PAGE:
Characters Discussed (Cyclopedia of Literary Characters, Revised Third Edition)
Penelope (Penny) Vanderhof Sycamore
Penelope (Penny) Vanderhof Sycamore, a mother in her mid-fifties, the matriarch of a comic household, carefree and easygoing. Penny clearly loves her family and life itself. After a typewriter is mistakenly delivered to her, she drops her old hobby of painting and begins to write plays. She does both very badly, but with style and good humor.
Paul Sycamore, Penny’s husband and father of the Sycamore brood. Paul has given up ordinary work to construct fireworks in his basement. He often tries them out in the center of the living room. He intends to market them, but his plans never quite work out. Paul is less involved than his wife in the lives of the children because he spends so much time in the basement.
Grandpa Martin Vanderhof
Grandpa Martin Vanderhof, the patriarch and founder of the family’s unconventional lifestyle. The Sycamore family clearly revolves around Grandpa, and his eccentric clear-sightedness saves the day more than once. One day, Grandpa left work and never returned; he spends his life now in a more productive manner, throwing darts, attending commencements, and enjoying his family.
Essie Sycamore Carmichael
Essie Sycamore Carmichael, the elder daughter, who is married. Essie splits her time between making new kinds of candy (successfully) and practicing to become a ballerina...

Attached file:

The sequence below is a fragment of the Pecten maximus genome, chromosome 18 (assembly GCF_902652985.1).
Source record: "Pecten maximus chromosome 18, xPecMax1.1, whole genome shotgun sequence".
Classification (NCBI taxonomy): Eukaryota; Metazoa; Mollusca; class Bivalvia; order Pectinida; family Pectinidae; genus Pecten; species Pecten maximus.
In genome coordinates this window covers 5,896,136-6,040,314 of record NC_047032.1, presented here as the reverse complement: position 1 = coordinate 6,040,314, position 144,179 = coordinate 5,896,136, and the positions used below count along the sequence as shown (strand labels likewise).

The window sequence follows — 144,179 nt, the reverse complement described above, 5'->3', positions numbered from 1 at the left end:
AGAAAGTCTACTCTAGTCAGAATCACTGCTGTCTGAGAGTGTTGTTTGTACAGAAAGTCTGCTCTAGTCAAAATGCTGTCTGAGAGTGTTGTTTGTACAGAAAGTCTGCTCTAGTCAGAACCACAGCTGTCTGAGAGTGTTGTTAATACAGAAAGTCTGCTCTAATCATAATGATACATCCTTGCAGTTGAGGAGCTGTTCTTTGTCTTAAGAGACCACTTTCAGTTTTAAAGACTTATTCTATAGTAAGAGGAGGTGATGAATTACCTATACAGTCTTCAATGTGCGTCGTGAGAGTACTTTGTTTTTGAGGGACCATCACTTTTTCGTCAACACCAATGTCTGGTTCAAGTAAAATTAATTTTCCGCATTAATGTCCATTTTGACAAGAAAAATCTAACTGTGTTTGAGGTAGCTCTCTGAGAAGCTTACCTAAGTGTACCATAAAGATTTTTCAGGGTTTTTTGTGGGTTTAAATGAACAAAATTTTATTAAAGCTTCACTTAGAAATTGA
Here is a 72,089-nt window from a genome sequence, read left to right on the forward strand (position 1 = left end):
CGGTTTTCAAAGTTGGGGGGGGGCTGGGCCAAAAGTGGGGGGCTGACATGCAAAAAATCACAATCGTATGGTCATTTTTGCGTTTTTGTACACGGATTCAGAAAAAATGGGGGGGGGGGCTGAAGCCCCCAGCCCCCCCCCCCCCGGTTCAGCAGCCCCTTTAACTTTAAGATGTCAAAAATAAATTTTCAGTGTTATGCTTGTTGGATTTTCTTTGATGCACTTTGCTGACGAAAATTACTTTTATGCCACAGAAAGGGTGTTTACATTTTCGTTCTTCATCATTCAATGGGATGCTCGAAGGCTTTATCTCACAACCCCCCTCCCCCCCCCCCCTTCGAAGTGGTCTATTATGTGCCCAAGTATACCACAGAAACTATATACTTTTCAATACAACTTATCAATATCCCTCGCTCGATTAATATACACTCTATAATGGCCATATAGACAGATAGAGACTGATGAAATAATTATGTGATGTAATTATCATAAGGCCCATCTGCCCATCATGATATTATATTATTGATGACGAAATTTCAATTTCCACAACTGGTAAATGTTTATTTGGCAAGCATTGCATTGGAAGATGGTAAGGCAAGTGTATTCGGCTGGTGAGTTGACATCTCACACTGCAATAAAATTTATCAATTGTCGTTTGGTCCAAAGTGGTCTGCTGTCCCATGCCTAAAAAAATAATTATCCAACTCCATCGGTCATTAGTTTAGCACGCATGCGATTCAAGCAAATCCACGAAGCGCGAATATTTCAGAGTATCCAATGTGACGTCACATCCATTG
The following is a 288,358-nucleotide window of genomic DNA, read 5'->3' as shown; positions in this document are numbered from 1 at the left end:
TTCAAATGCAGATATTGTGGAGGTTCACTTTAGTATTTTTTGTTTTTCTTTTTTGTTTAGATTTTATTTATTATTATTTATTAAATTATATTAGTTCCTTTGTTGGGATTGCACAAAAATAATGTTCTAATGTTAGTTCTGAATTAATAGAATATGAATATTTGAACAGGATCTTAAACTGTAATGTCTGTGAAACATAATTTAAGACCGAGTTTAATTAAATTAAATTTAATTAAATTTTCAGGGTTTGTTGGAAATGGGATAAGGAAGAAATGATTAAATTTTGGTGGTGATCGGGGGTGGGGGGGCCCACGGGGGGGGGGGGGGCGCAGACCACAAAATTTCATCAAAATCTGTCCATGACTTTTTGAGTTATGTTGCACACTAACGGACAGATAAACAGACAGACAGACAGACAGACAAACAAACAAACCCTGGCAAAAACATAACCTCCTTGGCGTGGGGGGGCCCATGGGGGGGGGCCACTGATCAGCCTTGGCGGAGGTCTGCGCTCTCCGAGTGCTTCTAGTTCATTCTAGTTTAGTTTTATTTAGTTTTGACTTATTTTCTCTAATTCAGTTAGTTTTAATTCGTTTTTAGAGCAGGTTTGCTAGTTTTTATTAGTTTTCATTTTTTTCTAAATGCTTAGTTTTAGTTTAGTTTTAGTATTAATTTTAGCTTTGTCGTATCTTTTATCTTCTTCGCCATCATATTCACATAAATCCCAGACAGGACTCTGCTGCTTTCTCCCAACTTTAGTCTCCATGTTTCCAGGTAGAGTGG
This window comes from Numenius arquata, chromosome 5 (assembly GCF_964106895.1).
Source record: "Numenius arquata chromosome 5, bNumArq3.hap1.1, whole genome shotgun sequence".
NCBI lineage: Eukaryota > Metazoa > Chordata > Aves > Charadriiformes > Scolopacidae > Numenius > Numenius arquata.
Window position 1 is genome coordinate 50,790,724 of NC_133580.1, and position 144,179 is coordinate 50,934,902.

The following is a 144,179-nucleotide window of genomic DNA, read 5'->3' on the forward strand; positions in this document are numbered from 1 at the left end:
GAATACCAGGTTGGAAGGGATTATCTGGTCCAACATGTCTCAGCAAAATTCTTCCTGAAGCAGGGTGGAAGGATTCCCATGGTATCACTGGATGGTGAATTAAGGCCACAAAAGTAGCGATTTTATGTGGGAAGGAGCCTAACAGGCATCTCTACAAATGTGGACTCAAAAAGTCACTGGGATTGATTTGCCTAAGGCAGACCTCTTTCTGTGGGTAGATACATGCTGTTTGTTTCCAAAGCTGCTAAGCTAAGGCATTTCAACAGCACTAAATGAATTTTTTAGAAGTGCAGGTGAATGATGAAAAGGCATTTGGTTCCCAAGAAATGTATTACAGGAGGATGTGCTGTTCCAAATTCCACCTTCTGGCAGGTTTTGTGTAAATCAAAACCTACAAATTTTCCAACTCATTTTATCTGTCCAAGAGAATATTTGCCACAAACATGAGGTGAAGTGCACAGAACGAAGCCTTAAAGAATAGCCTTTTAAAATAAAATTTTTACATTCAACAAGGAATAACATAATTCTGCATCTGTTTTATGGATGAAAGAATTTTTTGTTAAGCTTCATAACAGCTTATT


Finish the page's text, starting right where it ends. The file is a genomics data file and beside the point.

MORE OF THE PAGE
(The entire section is 500 words.)
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Essie's husband Ed, as the stage directions inform, is a "nonedescript young man" in his thirties. He is a musician and composer who likes to play the xylophone as well as ply his trade as an amateur printer. As a hobby, he uses his hand-press to print sayings which he comes across in the writings of the revolutionary Russian Communist Leon Trotsky such as "God Is the State; the State is God." Proud of his work, he encloses these printed bills in the boxes with Essie's candy. Although Ed prints his slogans just for the fun of it, their political messages attract the attention of the F.B.I., who believe Ed is an insurrectionist attempting to undermine the United States government.
Mrs. Sycamore's eldest daughter, Essie Carmichael, is a 29-year-old aspiring ballerina. She dances her way through the play, improvising steps to her husband Ed's xylophone music and eagerly following the instructions of her dance instructor, Mr. Kolenkhov. She makes candy, naming her newest confections "Love Dreams," but she never takes off her ballet slippers even when she dons her candy-making apron. Like the other Sycamores, Essie is both happily absorbed in tasks which amuse her and wholly undisturbed by the eccentricities of her family.
Mr. De Pinna
Described in the stage directions as a "bald-headed little man with a serious manner," the middle-aged Mr. De Pinna...
(The entire section is 1485 words.)